1) Watch out for trick-or-treaters on Tuesday (Oct. 31)
Ghosts and goblins will take to Overlook’s streets on Tuesday evening. Even if you don’t plan to put out a pumpkin and hand out candy, please be careful when driving. The Oregon Department of Transportation reminds parents that children are twice as likely to be hit and killed by a car on Halloween:
Remind your children to follow the same pedestrian safety rules they use going to and from school, such as only crossing at crosswalks, and looking left-right-left before crossing. Finally, review these safety tips:
- Examine costumes — adjust length to avoid tripping, secure hats and examine masks to ensure full vision; improve visibility with reflective gear or tape.
- Carry a flashlight and, if wearing a mask, lift it up as you walk from door to door.
- Plan a family-friendly route — familiar, well-lit areas — and stay in groups.
And drivers need to remember not to get behind the wheel if they’ve been drinking or enjoying other intoxicants. On Halloween and every day of the year, don’t get behind the wheel if you are even slightly impaired: the consequences could be tragic.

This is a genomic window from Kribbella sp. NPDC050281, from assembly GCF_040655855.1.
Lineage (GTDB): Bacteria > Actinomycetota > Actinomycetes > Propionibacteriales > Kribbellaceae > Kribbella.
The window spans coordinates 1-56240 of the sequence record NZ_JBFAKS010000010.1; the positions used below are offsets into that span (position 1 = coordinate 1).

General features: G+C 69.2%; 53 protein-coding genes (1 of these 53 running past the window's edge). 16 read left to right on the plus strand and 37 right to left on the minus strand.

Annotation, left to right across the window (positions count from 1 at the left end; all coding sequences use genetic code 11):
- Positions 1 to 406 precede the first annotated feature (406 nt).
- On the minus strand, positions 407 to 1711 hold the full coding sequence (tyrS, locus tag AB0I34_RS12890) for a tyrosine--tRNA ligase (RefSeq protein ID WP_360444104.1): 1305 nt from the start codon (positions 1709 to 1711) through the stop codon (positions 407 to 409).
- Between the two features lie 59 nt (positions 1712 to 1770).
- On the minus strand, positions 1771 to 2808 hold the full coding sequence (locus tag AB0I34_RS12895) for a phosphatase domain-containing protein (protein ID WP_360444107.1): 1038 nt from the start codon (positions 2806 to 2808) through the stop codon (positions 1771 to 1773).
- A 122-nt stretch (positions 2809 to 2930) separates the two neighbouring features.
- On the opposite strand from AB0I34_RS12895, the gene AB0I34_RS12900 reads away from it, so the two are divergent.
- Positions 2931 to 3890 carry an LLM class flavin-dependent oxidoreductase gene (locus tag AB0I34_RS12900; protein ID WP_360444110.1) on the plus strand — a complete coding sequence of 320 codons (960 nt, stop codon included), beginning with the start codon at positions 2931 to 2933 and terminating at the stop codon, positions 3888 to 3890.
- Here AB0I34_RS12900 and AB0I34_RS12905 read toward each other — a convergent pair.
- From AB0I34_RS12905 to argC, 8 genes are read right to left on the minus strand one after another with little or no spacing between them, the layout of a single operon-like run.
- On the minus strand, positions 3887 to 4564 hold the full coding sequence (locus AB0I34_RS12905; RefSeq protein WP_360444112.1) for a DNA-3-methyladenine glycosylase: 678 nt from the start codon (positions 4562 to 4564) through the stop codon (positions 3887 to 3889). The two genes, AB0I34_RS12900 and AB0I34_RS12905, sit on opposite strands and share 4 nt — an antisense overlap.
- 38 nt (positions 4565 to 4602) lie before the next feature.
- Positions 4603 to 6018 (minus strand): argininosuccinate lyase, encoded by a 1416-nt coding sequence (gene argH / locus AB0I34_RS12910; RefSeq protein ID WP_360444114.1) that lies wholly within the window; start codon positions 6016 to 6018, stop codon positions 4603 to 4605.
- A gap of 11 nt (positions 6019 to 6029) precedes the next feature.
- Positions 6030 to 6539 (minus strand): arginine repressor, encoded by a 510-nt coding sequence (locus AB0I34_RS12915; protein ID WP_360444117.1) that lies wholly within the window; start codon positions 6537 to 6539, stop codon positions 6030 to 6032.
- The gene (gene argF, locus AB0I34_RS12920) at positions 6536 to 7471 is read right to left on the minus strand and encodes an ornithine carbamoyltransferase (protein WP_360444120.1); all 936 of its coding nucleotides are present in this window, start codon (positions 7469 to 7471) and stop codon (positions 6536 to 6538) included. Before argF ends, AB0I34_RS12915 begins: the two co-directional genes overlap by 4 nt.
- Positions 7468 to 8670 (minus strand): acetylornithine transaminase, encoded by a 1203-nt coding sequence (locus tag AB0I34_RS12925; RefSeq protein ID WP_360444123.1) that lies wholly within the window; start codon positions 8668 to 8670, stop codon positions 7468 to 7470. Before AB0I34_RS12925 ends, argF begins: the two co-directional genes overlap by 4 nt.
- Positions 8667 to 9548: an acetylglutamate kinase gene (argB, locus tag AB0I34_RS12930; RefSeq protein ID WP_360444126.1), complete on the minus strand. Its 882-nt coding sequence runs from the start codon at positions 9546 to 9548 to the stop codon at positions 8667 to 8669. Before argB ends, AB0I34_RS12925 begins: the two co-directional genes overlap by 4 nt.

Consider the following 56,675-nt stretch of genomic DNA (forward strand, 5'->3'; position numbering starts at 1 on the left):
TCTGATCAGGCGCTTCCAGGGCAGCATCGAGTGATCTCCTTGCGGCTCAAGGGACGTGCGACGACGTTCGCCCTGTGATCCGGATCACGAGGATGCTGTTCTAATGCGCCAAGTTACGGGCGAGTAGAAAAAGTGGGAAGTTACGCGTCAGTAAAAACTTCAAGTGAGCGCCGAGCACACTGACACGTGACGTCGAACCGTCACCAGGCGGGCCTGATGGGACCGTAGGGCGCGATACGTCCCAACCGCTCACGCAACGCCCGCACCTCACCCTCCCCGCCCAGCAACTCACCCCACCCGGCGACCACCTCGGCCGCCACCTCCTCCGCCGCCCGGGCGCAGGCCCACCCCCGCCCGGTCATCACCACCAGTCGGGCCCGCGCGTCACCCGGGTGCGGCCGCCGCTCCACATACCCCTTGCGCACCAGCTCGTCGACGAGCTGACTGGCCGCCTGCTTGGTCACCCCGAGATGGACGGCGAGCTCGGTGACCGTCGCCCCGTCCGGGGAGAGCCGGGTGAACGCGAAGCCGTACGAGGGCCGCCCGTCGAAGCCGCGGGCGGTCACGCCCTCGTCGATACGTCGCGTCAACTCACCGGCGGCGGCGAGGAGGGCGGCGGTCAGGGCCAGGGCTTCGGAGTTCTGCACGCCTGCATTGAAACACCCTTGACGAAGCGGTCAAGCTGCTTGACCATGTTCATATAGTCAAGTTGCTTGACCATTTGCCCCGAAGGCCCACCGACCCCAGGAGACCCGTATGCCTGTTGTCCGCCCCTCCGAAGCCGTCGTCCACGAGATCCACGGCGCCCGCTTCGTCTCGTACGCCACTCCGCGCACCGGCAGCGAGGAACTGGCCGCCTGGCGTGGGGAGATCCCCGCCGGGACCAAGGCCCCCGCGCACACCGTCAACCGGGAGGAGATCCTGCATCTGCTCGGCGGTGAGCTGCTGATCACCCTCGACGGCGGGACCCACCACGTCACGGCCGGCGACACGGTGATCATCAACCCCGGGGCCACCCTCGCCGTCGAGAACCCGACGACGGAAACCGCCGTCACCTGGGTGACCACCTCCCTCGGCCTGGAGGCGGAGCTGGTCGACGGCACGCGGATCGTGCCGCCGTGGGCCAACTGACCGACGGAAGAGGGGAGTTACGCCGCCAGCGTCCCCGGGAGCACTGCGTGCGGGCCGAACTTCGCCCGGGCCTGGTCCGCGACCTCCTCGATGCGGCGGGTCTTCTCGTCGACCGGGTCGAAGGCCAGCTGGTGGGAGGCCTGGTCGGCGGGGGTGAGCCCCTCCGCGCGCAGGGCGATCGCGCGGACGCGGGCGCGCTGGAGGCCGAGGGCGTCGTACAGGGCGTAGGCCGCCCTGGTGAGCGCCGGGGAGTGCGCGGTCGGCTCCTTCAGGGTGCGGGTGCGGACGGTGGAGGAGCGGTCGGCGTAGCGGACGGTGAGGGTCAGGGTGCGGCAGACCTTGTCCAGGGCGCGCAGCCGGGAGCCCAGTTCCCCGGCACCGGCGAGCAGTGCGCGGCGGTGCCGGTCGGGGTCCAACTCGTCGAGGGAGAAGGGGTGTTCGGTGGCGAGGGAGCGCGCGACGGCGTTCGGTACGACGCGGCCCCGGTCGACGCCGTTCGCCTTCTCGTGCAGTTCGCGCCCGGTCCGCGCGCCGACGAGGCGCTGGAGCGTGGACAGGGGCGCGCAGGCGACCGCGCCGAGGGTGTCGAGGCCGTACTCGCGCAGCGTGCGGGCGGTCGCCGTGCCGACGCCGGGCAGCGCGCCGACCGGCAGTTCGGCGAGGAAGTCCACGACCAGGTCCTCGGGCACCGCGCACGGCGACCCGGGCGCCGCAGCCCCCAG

2) Street safety forum has large turnout
The Overlook Neighborhood Association’s Transportation Safety Committee and the Arbor Lodge Neighborhood Association are working together to improve safety on local streets.
About 60 people gathered at the Madrona Hill Café last week for a traffic safety community meeting. The event was held to gather feedback about traffic concerns and to build a network of advocates to help fix them.
This remains an ongoing project as we seek to work with the city to make sure that pedestrians and bicyclists can use streets safely and to discourage cut-through traffic. If you are interested in participating in short- or long-term projects on traffic safety, please send an email to email@example.com.
3) Tiny houses for homeless
OKNA chair Chris Trejbal last week wrote about applicants for the county’s pilot homeless tiny house program. (Not to be confused with Commissioner Chloe Eudaly’s decision to ignore city rules about tiny houses and RVs on private property.) Trejbal received a list of all applicants and pointed out that less than 10 percent came from west of the Willamette River.
Two dozen property owners in the Overlook Neighborhood applied. Multnomah County is expected announce who was selected for the pilot program soon.